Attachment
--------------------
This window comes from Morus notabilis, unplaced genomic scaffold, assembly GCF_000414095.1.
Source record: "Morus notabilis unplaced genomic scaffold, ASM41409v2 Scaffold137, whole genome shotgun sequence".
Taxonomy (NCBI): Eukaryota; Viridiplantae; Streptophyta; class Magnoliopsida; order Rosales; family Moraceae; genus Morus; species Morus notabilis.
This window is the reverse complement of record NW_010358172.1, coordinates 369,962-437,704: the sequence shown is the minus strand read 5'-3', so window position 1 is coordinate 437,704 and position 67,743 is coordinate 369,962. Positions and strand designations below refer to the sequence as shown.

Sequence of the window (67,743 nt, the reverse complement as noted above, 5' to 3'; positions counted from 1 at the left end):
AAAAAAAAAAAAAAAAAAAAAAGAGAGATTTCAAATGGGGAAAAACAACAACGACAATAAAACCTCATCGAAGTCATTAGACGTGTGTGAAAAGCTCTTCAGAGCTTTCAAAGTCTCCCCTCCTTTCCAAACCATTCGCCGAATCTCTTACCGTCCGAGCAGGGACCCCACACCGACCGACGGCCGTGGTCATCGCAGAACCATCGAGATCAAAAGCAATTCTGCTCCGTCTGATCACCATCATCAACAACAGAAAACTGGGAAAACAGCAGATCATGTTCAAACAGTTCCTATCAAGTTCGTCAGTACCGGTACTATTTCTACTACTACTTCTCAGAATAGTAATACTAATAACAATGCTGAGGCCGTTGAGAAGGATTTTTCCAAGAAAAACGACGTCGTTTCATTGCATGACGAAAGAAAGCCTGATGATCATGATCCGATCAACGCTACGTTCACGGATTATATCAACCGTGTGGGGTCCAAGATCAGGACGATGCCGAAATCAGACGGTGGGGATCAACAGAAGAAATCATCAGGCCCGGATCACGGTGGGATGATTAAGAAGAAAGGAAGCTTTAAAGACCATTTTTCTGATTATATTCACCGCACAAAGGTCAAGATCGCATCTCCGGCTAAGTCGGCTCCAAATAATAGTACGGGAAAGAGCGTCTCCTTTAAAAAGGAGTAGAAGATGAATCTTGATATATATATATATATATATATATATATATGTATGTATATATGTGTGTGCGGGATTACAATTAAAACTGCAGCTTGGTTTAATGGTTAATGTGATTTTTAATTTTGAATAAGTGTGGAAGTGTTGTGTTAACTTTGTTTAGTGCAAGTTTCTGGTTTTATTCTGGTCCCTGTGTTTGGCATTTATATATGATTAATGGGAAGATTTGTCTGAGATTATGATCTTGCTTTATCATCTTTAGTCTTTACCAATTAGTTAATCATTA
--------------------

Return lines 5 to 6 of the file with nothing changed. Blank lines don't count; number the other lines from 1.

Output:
Sequence of the window (67,743 nt, the reverse complement as noted above, 5' to 3'; positions counted from 1 at the left end):
AAAAAAAAAAAAAAAAAAAAAAGAGAGATTTCAAATGGGGAAAAACAACAACGACAATAAAACCTCATCGAAGTCATTAGACGTGTGTGAAAAGCTCTTCAGAGCTTTCAAAGTCTCCCCTCCTTTCCAAACCATTCGCCGAATCTCTTACCGTCCGAGCAGGGACCCCACACCGACCGACGGCCGTGGTCATCGCAGAACCATCGAGATCAAAAGCAATTCTGCTCCGTCTGATCACCATCATCAACAACAGAAAACTGGGAAAACAGCAGATCATGTTCAAACAGTTCCTATCAAGTTCGTCAGTACCGGTACTATTTCTACTACTACTTCTCAGAATAGTAATACTAATAACAATGCTGAGGCCGTTGAGAAGGATTTTTCCAAGAAAAACGACGTCGTTTCATTGCATGACGAAAGAAAGCCTGATGATCATGATCCGATCAACGCTACGTTCACGGATTATATCAACCGTGTGGGGTCCAAGATCAGGACGATGCCGAAATCAGACGGTGGGGATCAACAGAAGAAATCATCAGGCCCGGATCACGGTGGGATGATTAAGAAGAAAGGAAGCTTTAAAGACCATTTTTCTGATTATATTCACCGCACAAAGGTCAAGATCGCATCTCCGGCTAAGTCGGCTCCAAATAATAGTACGGGAAAGAGCGTCTCCTTTAAAAAGGAGTAGAAGATGAATCTTGATATATATATATATATATATATATATATATGTATGTATATATGTGTGTGCGGGATTACAATTAAAACTGCAGCTTGGTTTAATGGTTAATGTGATTTTTAATTTTGAATAAGTGTGGAAGTGTTGTGTTAACTTTGTTTAGTGCAAGTTTCTGGTTTTATTCTGGTCCCTGTGTTTGGCATTTATATATGATTAATGGGAAGATTTGTCTGAGATTATGATCTTGCTTTATCATCTTTAGTCTTTACCAATTAGTTAATCATTA